best latex mattress set-up for muscle disorder

hi ~ the more i read about latex mattress configurations the more confused i become :unsure: i have a painful muscle disorder that causes my muscles to be chronically tight. i’m 5’3", 110 and sleep on my back. am also considering getting a mattress genie so that i can sleep in a type of zero gravity position.

any suggestions for what configuration might work best be thoroughly appreciated.


Hi missy,

The most effective way to buy a mattress is to learn just enough that you can ask better questions (just scanning the overviews in the mattress section is usually easily enough) and then to find the 'experts" in your area that can help you make better choices. There are a large number of better sleep shops and/or local factory direct manufacturers that are very knowledgeable and carry higher quality and value mattresses than the typical mainstream outlets or major brands. They have the knowledge, skill, and experience to help you make much better choices than trying to learn everything yourself. What they already know you don’t have to learn and then instead of going by theory … you can actually lie on mattresses that use the materials you are interested in and listen to what your body tells you.

If you let me know the city or zip where you like I’d be happy to let you know of any better outlets or factory direct manufacturers I’m aware of in your area.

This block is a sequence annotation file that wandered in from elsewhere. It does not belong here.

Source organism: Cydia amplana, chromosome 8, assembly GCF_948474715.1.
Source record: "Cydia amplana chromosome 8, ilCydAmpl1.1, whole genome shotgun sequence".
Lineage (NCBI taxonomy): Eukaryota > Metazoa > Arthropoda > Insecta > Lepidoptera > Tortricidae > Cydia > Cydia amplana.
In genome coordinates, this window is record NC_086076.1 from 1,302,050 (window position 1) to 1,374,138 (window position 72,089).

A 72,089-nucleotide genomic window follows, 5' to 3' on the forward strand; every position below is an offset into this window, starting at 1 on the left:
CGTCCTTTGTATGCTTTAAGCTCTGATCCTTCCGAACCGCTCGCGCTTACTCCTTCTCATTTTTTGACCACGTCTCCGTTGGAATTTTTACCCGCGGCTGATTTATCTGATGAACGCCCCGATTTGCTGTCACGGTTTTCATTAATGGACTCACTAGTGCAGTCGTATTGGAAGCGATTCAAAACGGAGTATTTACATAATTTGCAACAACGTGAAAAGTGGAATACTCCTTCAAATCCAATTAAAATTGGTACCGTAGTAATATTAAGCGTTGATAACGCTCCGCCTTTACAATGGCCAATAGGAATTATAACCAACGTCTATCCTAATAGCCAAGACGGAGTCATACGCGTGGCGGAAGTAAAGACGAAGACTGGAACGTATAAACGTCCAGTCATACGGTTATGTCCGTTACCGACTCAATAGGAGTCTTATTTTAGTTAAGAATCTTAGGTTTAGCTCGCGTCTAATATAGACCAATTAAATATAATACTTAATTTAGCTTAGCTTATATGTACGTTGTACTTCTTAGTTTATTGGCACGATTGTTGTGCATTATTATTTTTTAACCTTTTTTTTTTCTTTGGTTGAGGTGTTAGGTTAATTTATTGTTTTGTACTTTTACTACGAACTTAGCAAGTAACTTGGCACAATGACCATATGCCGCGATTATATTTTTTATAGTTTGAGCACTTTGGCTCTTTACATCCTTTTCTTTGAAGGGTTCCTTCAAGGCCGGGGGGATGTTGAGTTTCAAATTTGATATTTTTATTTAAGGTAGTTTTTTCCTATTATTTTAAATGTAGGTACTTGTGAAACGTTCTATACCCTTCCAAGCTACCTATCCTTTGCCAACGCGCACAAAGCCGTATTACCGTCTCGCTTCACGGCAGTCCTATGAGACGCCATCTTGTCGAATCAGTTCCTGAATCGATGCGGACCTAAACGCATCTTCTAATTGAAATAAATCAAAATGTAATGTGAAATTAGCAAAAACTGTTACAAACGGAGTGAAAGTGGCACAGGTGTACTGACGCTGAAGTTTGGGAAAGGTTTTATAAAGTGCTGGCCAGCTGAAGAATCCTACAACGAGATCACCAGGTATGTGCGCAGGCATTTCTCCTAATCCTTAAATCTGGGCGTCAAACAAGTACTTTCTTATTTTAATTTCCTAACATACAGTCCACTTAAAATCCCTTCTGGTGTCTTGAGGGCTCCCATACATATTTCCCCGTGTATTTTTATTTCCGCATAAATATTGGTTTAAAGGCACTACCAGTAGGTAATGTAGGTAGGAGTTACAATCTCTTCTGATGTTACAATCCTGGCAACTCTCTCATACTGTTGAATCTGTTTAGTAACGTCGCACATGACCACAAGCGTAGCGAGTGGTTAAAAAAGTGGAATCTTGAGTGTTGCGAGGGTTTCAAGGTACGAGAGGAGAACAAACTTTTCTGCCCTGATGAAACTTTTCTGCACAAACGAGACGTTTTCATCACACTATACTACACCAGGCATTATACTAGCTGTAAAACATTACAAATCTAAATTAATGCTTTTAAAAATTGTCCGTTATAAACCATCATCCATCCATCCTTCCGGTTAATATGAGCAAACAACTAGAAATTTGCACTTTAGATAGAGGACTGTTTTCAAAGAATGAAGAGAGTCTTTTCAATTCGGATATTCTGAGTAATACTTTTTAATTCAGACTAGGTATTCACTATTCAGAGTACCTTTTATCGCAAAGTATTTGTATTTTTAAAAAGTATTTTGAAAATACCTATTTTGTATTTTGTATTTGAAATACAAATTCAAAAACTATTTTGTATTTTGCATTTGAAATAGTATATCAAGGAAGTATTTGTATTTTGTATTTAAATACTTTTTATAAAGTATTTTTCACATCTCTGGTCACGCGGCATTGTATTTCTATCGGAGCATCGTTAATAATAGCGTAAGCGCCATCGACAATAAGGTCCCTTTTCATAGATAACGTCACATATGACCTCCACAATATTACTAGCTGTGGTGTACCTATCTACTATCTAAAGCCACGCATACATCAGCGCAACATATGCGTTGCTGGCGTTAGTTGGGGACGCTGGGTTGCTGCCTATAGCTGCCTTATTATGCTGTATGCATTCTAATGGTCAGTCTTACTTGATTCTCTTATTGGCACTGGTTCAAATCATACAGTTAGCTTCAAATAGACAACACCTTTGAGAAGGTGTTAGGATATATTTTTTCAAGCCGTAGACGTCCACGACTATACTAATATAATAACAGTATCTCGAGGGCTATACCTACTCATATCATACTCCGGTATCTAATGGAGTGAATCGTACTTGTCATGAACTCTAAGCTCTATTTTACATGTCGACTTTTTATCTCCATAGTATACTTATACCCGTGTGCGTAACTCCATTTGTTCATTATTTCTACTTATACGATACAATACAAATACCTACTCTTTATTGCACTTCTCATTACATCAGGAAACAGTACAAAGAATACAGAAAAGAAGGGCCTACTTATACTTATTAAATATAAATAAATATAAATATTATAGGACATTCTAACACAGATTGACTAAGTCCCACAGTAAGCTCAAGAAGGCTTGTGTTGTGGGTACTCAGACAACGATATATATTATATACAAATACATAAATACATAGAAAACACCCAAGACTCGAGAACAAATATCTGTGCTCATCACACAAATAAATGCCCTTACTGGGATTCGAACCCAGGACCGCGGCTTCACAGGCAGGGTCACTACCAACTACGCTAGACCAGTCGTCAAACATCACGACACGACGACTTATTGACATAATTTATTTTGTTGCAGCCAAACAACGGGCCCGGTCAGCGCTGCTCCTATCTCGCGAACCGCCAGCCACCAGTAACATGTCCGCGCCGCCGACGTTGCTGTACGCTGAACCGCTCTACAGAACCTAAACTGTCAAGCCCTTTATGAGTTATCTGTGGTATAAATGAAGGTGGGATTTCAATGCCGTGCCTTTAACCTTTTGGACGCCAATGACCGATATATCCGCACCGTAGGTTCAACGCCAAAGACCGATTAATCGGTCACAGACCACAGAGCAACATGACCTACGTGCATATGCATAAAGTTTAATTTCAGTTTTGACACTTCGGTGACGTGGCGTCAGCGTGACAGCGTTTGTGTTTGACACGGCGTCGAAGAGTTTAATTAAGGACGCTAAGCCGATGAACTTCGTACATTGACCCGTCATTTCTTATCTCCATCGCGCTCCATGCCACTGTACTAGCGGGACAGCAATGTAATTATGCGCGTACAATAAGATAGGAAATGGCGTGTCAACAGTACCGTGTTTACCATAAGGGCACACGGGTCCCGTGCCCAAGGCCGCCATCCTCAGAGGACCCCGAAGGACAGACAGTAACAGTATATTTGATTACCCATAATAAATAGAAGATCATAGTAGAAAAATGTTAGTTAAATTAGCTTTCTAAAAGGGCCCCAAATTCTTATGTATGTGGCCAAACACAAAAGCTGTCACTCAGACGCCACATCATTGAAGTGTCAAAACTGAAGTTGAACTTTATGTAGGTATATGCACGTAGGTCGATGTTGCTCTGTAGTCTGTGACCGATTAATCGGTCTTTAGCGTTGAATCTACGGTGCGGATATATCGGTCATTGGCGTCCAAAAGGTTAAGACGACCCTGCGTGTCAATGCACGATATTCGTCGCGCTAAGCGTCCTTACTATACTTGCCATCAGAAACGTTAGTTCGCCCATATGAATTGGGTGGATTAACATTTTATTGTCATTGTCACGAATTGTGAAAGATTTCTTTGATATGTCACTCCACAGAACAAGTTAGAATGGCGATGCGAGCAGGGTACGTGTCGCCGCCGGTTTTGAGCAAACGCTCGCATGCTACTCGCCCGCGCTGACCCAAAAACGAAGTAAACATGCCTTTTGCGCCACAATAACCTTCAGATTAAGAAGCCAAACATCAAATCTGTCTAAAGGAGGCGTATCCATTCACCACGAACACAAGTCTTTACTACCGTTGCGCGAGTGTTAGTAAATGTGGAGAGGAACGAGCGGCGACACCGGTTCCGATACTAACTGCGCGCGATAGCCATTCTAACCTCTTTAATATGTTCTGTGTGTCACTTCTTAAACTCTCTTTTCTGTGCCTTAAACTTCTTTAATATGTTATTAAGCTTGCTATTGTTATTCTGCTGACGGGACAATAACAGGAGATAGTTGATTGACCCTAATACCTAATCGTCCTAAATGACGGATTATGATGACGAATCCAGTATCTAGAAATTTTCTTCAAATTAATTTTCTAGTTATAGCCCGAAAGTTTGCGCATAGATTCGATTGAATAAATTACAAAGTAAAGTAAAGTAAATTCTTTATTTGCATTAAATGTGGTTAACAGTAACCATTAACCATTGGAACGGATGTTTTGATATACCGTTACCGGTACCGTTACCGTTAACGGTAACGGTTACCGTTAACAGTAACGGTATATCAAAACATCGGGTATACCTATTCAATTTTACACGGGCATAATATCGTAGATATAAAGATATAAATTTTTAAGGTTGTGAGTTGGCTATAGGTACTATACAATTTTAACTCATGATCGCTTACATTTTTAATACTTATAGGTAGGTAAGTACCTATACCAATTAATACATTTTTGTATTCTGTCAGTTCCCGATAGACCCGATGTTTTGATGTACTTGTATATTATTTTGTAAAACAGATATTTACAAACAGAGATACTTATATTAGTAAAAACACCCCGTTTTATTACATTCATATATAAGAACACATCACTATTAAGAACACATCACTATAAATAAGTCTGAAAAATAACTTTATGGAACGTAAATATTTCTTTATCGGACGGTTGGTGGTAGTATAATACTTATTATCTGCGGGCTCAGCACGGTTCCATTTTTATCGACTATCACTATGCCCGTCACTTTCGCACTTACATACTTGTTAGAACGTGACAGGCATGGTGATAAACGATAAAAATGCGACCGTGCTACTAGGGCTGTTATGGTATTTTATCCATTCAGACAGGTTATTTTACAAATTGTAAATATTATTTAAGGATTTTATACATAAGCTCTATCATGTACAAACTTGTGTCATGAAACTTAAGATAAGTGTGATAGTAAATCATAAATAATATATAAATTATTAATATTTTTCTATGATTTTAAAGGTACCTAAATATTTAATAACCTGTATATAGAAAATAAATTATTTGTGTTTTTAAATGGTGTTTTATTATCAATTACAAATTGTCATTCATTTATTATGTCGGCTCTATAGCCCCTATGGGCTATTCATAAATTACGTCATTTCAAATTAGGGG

I also think Post #2 here may be very helpful.

Once you’ve found the best places … then you can focus on finding the best mattress or layering using someone else’s knowledge, willingness and ability to help you in real time and in person. It’s much less confusing and frustrating than the other way around.


zip is 61550 but i’ve already been to the local dealers on brandywine and checked out denvers website. none of those have what i’m looking for.

i want all natural latex in a zippered cover so that i can experiment.

the closest i came to liking a mattress was verlo who said it was a flippable talalay, 2-4 1/4" layers of i believe 28.

want to stay away from any kind of padding for allergy purposes.

i’m thinking i have to order online to get what i want.

any suggestions?

the mattress above was actually at lebeda. the one i tried at verlo was 19/24/36 i believe. sorry!


Hi missy,

You are very light which generally means that lower ILD latex would tend to work better than firmer latex. A total of 4" of softer latex (both 19 and 24 ILD latex would be quite soft for most people) could be a little on the thick/soft side and “risky” for some back sleepers but with your lower weight it may work quite well (the 24 ILD would act as a transition layer more than a comfort layer) but your own personal testing would say more than “theory”. How did you find the mattress at Verlo for pressure relief and alignment? Your experience with this could be a reasonable guideline for a “choose your own layer” mattress.